Engaged Learning

Beginner's Mind

First-year seminars open eyes and stretch hearts

by Lydia Lum

Noah Berrios ’22 was a practicing Buddhist throughout high school, but even he had trouble meditating for 40 minutes as part of a class at USF.

Sitting on a cushion with his eyes half-closed, he tried to empty his mind and focus on his breathing. But outside noises kept intruding into his thoughts — he heard owls hooting, small animals rustling, and the wind carrying seeds that dropped through a crack in the ceiling onto the floor where Berrios sat.

He was with his class, a first-year seminar called Buddhisms in San Francisco, on an overnight retreat to the Sonoma Mountain Zen Center — and their meditation had begun at 5:10 a.m. The curriculum combined readings from scholarly texts and magazines such as Harper’s and The Atlantic, field trips to local Buddhist temples, and the retreat.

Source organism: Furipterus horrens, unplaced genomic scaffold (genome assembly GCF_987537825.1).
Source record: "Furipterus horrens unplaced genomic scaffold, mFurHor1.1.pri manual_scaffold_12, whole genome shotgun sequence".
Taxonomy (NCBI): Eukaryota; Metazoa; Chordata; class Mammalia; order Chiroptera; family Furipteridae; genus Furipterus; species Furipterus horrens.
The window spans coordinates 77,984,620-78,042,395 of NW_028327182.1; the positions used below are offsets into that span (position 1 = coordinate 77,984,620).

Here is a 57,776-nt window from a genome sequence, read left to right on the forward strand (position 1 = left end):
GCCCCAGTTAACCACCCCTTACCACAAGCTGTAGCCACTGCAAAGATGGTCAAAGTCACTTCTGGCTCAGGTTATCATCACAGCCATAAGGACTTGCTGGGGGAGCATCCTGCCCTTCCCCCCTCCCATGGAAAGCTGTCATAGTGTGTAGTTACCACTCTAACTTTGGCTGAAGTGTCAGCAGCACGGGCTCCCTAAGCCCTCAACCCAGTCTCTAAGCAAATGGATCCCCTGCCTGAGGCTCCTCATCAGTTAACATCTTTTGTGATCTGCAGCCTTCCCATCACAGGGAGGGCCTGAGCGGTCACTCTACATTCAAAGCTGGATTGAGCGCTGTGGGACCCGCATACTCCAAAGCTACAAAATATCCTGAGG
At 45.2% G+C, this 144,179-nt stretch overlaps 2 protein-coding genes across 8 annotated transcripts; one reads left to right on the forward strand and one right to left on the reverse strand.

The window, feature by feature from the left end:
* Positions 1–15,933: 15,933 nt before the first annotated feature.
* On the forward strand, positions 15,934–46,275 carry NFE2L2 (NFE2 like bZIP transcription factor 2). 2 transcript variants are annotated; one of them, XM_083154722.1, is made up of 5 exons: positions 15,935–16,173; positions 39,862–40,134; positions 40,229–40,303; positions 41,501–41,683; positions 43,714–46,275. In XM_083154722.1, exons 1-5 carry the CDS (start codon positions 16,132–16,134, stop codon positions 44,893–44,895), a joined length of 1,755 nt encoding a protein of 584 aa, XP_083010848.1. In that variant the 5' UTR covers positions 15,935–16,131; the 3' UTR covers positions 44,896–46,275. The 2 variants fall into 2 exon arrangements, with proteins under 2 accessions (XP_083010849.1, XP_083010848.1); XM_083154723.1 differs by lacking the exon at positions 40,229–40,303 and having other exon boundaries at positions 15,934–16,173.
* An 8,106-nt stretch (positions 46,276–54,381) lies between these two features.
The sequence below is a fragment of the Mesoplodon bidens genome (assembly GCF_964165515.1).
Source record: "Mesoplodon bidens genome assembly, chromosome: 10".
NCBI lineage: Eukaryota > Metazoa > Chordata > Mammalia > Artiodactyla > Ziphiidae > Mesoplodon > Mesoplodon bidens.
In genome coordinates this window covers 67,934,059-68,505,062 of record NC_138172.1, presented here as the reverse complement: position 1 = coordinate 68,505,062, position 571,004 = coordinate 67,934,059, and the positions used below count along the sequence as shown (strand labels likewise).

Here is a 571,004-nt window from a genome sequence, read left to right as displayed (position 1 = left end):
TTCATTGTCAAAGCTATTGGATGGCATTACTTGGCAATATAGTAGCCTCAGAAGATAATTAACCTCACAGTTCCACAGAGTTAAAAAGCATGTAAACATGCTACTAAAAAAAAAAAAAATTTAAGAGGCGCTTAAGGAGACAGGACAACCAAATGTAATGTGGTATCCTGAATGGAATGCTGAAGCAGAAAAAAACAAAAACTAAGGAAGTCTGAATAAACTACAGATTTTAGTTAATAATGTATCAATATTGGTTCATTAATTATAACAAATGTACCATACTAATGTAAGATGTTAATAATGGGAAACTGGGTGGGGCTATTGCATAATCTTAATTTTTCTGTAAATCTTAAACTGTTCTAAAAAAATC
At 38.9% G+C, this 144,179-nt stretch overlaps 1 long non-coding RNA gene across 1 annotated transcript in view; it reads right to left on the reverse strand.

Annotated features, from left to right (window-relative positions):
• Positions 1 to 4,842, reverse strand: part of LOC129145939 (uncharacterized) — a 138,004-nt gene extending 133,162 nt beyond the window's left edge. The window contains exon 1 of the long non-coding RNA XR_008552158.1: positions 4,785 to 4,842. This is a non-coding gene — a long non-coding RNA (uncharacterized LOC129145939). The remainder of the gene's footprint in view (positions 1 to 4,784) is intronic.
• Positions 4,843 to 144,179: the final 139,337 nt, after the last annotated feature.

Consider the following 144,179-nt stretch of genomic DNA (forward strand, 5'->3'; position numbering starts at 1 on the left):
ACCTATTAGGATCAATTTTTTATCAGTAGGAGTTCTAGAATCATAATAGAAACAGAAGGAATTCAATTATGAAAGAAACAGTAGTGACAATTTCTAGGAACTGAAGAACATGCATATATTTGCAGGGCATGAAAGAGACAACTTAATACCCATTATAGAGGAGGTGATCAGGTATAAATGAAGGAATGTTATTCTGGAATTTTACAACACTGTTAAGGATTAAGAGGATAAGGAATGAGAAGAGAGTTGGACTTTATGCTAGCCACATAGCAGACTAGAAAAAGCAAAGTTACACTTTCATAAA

Professor John Nelson was impressed that all 13 students completed each of the five 40-minute sessions.

“They found it empowering to be able to avoid reaching for their phones until 10:30 that morning, when it was all over,” he says. “They deserve to be proud of themselves.”

First-year seminars ease new students into life at USF, and into life in the Bay Area, in thought-provoking ways.

In Food and Farming in San Francisco, for instance, students visit places like the Ferry Plaza Farmers Market along the Embarcadero in San Francisco. In Identity Rhetorics, students explore identity labels such as “woman,” “man,” “American,” and “techie” and learn how labels are used, construed, and sometimes abused.

The idea behind first-year seminars, says Berrios, is to think, question, and reconsider. “Maybe I can’t change the whole world, but I can change my own world.”